Book With Purpose: Winston-Salem nonprofit sparks conversations on race with summer-long program

This summer across Winston-Salem — in homes and workplaces, coffee shops and community centers — people of all ages will share a common experience centered around a common theme: They’ll be reading books about anti-racism. And hopefully, according to leaders with the nonprofit Bookmarks, readers will take the next step and discuss those books, too.

The program, called Book With Purpose, is an initiative to get everyone in the city reading the same books. Launched on May 14, the read-in is meant to be a starting point for adults and children to learn about and discuss anti-racism, according to Jamie Rogers Southern, executive director of Bookmarks.

“We can’t just say we’re not racist. We have to be anti-racist,” she says. “It’s more of a daily commitment that you personally take to fight racism.”

Southern became executive director in April, but she’s not new to Bookmarks. After serving as operations manager for nine years, she became interim executive director in October before taking on the role permanently. Founded in 2004, Bookmarks promotes a love of reading among children through community-wide projects and its independent bookstore in downtown Winston-Salem.

For Book With Purpose, Southern and other leaders decided to include adults to spark even more conversations about the topic. The program features books written by Ibram X. Kendi, director of the Center for Antiracist Research at Boston University. Adults will read “Stamped from the Beginning,” which won the National Book Award for nonfiction in 2016. The childrens’ readings are age-appropriate versions of “Stamped.”

  • For ages 12 and older: “Stamped: Racism, Antiracism, and You,” co-authored by Jason Reynolds
  • For ages 6 to 10: “Stamped (For Kids),” co-authored by Reynolds
  • For preschool ages: “Antiracist Baby,” a board and picture book illustrated by Ashley Lukashevsky

The idea for Book With Purpose came about, in part, from events during the summer of 2020, when the murder of George Floyd in Minneapolis and other victims of police shootings sparked national protests — and a national dialogue. Equity and inclusion had always been tenants of Bookmarks, but according to Southern, the nonprofit has made an additional commitment to be an anti-racist organization, which means being proactive.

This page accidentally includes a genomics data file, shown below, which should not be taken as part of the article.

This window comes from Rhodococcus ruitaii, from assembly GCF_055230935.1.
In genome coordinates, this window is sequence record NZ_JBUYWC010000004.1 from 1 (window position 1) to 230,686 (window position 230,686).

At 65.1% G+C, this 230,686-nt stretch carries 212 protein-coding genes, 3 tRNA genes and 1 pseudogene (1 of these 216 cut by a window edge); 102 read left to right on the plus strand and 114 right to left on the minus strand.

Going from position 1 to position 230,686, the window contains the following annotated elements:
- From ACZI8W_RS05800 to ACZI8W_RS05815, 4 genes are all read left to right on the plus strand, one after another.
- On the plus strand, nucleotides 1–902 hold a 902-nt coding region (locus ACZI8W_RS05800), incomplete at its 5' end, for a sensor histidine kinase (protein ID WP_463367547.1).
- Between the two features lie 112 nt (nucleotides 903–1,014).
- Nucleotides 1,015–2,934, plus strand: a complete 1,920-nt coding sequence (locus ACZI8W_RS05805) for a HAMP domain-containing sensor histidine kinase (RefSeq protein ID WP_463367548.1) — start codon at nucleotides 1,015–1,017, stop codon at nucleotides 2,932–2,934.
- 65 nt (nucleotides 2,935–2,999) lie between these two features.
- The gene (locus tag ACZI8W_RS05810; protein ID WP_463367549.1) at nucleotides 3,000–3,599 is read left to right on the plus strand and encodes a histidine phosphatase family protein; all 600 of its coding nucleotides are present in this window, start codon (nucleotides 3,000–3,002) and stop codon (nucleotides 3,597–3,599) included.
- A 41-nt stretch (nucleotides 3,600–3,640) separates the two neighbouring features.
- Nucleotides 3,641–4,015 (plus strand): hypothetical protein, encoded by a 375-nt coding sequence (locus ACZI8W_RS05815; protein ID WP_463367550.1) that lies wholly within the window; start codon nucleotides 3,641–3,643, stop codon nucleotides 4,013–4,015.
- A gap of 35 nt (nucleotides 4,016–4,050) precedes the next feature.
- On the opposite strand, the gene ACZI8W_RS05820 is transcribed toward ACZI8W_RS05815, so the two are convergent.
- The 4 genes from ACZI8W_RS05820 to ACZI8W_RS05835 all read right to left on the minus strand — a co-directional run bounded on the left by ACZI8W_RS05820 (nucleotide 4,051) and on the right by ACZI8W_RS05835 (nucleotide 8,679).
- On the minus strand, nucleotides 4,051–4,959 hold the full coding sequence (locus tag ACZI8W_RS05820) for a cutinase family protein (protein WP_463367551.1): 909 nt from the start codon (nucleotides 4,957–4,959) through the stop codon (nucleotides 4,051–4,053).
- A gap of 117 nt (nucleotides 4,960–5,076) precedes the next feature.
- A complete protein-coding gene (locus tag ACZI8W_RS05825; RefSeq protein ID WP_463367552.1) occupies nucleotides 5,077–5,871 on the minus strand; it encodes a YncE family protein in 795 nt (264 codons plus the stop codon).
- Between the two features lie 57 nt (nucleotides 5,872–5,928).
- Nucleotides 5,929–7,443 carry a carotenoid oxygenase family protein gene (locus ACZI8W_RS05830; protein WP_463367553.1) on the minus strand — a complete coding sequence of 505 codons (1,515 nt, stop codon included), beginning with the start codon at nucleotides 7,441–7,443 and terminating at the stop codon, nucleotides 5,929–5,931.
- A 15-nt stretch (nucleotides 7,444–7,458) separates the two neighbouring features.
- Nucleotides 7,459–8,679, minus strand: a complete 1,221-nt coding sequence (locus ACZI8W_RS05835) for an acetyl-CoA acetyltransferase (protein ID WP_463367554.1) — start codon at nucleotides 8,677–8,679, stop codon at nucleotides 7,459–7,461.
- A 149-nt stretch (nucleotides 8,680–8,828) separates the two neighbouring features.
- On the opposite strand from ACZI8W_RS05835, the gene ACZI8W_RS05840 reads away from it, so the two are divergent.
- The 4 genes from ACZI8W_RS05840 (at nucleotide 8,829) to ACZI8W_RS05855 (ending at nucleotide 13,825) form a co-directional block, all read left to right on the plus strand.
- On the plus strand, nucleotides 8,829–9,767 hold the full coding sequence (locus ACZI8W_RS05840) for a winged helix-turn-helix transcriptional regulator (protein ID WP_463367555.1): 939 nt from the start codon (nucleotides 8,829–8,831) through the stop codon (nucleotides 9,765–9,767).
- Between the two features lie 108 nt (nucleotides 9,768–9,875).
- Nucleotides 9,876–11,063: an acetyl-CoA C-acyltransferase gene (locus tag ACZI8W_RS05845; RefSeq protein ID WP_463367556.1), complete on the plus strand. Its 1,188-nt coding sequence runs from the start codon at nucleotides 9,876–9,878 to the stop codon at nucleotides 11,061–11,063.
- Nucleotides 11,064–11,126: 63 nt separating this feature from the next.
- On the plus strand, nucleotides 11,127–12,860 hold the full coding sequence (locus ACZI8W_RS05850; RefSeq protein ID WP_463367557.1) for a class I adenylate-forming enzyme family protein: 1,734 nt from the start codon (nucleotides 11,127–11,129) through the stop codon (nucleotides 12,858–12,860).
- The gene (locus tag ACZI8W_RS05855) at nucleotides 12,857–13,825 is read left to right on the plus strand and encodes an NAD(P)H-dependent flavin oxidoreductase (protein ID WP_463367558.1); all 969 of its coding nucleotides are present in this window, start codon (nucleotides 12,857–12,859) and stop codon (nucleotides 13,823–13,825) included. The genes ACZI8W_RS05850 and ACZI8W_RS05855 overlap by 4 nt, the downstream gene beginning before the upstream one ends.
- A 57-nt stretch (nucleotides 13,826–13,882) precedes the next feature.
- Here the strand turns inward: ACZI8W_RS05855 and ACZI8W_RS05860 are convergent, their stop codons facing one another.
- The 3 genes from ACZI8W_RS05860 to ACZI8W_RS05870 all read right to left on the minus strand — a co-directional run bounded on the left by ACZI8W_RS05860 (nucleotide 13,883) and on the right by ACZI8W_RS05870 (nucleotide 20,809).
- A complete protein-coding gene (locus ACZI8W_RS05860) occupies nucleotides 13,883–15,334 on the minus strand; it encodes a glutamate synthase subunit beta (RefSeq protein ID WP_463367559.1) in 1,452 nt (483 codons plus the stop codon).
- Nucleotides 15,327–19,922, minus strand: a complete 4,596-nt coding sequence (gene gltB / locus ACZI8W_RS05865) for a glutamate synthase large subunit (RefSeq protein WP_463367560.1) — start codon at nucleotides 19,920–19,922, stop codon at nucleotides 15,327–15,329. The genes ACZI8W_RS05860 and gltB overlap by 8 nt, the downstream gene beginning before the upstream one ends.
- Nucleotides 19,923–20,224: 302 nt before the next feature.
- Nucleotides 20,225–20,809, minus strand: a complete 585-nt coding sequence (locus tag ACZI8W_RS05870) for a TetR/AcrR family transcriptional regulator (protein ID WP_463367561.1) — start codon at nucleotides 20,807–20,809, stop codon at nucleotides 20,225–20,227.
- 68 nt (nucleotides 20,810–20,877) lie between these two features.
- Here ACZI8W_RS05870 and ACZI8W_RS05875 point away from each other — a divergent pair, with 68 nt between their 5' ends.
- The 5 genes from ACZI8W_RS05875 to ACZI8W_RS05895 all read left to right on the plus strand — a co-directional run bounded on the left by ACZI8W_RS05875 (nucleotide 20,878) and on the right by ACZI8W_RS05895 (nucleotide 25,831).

“We’re at a pivotal point in history coming out of the roughest year in living memory,” she says. “There’s a real desire for us to not return to the way things were, to learn from this past year and to grow from that. People want to find connection and find community. We’re pulling all of those things together.”

Bookmarks is donating 3,500 copies of the books through the Winston-Salem/Forsyth County Schools. More than two dozen community partners, including arts groups and other nonprofit organizations, have committed to incorporating the books’ themes in their summer programming “to reach people in their comfort zones,” says Southern. In addition, 15 community book clubs agreed to read “Stamped” over the summer.

“Everyone has to be involved. We wanted the parents to be just as involved,” she says. “We want adults and senior adults to be just as involved — all of us working towards being a better community, being a stronger community.” 

Summer programming topics will include:

  • Equity in education
  • Culturally responsive teaching
  • Environmental justice
  • Equity in the arts
  • Film screenings
  • Bilingual storytimes
  • Voting rights in North Carolina
  • Summer camps
  • Book discussion with incarcerated fathers and their children
  • Creating an anti-racist work environment
  • Racism and religion
  • Author talks
  • Book club discussions

Book with Purpose culminates Sept. 25 with an event at the Bookmarks Festival in downtown Winston-Salem, which is returning for its 16th year after missing last year due to COVID-19. Southern knows it takes more than one summer to eradicate racism from any city, but she hopes that the program will lead residents to reflect on race more thoughtfully — and, importantly, share those ideas with others.

“Maybe it’ll be something that people will consider more,” she says. “We hope that people will have learned something, that they will have developed a deeper empathy for what people of other races go through. That would be a step in the right direction.” 

How to donate: Bookmarks is raising money to donate copies of the books, including Spanish-language versions, to various schools and community organizations. To donate, visit